Album ReviewsReviews

Review: Troum - Eald-Ge-Stréon (2009)

troum_egsartist: Troum
release: Eald-Ge-Stréon
format: 2xCD
year of release: 2009
label: Beta-lactam Ring
dur­a­tion: 1:32:18

detailed info: dis​cogs​.com

If there are any artists in the realm of drone music that have left a last­ing impres­sion on me dur­ing the past few years, Troum surely are among them. The Ger­man duo con­sist­ing of Glit[S]ch and Baraka[H] (both pre­vi­ously part of Maeror Tri) have done so not only through a breath-tak­ing live per­form­ance a couple of years ago, but also through their recent releases, such as AIWS and their col­lab­or­a­tion with Martyn Bates on To a Child Dan­cing in the Wind. When the first notes of “Ela­tion” hit me when listen­ing to the samples of this latest release, I knew we were in for some­thing spe­cial once more.

Accord­ing to the liner notes, this album is a col­lec­tion of oddit­ies, presen­ted almost apo­lo­get­ic­ally as a loose col­lec­tion of tracks that were used before, some­times in live per­form­ances, reworked and remodeled. As a bonus, we get a second CD, Abhijñâ, which con­tains another 30+ minute new com­pos­i­tion. How­ever, when a ‘mere’ archival com­pil­a­tion is as tightly put together as Eald-Ge-Stréon, it does­n’t truly mat­ter where the mater­ial comes from; the res­ult is a rock-solid album of rhythmic drone music.

As that last typi­fic­a­tion sug­gests, rhythm is one of the factors that makes this album so grip­ping. Whether we are deal­ing with pure waves of sound - as in the truly mov­ing open­ing track or the serene “Eolet” - or rather the more con­crete per­cus­sion of “Usque Sumus Lux” or the bril­liant Sav­age Repub­lic cover “Pro­ces­sion”, rhythms and pulsa­tions power this album, giv­ing it a for­ward-mov­ing (or spiral­ing) force that is usu­ally not achieved by more min­im­al­istic drone and ambi­ent artists. Like I’ve said earlier, it’s remark­able how coher­ent the sound on this album is, con­sid­er­ing the diverse ori­gins of the tracks them­selves. Each track seems to have received a great deal of atten­tion in order to make the per­fect fit, which has its effect on the listen­ing exper­i­ence: enter­ing Eald-Ge-Stréon is like drift­ing into a spe­cial world where sound forms epic cloud­scapes, sirens’ songs, and ritual jour­neys.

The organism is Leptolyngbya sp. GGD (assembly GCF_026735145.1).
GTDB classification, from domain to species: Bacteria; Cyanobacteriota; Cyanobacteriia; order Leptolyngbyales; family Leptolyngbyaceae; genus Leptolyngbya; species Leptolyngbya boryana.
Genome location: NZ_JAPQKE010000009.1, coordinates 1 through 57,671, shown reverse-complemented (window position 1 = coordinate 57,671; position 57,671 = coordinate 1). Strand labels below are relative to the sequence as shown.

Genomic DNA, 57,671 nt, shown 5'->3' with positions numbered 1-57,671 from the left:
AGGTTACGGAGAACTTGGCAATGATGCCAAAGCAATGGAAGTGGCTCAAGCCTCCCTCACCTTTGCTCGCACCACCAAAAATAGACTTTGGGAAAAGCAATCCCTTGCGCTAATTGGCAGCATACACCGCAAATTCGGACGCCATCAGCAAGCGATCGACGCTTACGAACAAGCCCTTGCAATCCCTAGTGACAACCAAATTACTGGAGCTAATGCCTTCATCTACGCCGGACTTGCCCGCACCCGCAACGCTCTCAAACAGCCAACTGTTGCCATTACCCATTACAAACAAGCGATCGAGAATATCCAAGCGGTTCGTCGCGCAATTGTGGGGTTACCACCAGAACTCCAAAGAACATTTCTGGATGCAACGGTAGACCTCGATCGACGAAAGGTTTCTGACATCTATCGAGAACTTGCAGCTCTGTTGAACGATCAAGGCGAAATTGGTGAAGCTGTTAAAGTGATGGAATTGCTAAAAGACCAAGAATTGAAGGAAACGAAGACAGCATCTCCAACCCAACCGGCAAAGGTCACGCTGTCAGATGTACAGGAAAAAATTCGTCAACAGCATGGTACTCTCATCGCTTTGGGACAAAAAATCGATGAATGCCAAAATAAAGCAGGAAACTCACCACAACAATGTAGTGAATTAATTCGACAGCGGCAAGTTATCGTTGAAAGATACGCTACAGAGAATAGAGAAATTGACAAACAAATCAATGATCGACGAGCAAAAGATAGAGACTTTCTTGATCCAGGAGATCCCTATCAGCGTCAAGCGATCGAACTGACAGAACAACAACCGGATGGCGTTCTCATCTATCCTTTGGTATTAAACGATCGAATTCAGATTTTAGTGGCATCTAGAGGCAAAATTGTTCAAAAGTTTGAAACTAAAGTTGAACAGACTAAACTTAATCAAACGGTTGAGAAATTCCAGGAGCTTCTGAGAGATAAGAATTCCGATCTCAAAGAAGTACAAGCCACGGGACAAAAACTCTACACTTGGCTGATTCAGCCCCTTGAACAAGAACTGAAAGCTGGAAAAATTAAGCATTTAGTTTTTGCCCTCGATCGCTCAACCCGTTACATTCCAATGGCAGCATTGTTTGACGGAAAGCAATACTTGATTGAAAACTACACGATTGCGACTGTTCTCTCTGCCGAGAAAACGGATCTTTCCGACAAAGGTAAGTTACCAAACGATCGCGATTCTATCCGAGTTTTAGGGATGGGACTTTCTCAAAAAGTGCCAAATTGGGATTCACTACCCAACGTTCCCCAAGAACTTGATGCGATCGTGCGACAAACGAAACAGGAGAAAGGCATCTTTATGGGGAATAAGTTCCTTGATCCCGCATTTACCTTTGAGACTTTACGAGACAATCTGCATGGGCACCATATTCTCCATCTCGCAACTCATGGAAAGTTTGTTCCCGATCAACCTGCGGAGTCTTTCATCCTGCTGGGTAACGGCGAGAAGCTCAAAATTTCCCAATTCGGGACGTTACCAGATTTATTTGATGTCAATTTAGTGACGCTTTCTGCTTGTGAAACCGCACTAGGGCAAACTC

Added to the power of pro­cessed sound, there is always the visual and lin­guistic ele­ment prom­in­ent in Troum’s work. To start with the lat­ter, words from places dis­tant in time and space are always present (Old Eng­lish and Sanskrit album titles in the case of this double album, among other things), giv­ing other parts of your brain to work on some­thing as well. Per­haps my sus­pi­cion that at least one of Troum’s mem­bers is a pro­fes­sional lin­guist is foun­ded? Either that, or they simply have a knack for pick­ing thought-pro­vok­ing words for their track titles. The visual side of this release is handled by Stephen O’Mal­ley, res­ult­ing in a glitzy, almost too slick, design and pack­aging. It com­bines quite well with the excel­lent glossy (and sturdy!) sleeves used by the record label, but it’s per­haps a bit too arti­fi­cial com­pared to the organic, almost muddled flow of the music.

Time to cut a long story short: Eald-Ge-Stréon is a superb work, def­in­itely one of Troum’s best albums so far, and cer­tainly one of the most import­ant drone albums of the year. The ori­ginal 2CD edi­tion is lim­ited to 500 cop­ies, but a 2LP ver­sion is due in mid-Novem­ber 2009. Ample oppor­tun­ity to lay your hands on this mas­ter­piece, in other words.

Reviewed by O.S.



1-1 Ela­tion (7:09)
1-2 Usque Sumus Lux (8:18)
1-3 Eolet (7:53)
1-4 Ecstatic For­lor­ness (9:40)
1-5 Dhânu-H (4:41)
1-6 Pro­ces­sion (4:39)
1-7 Cres­cere (16:28)


2-1 Abhijñâ (33:30)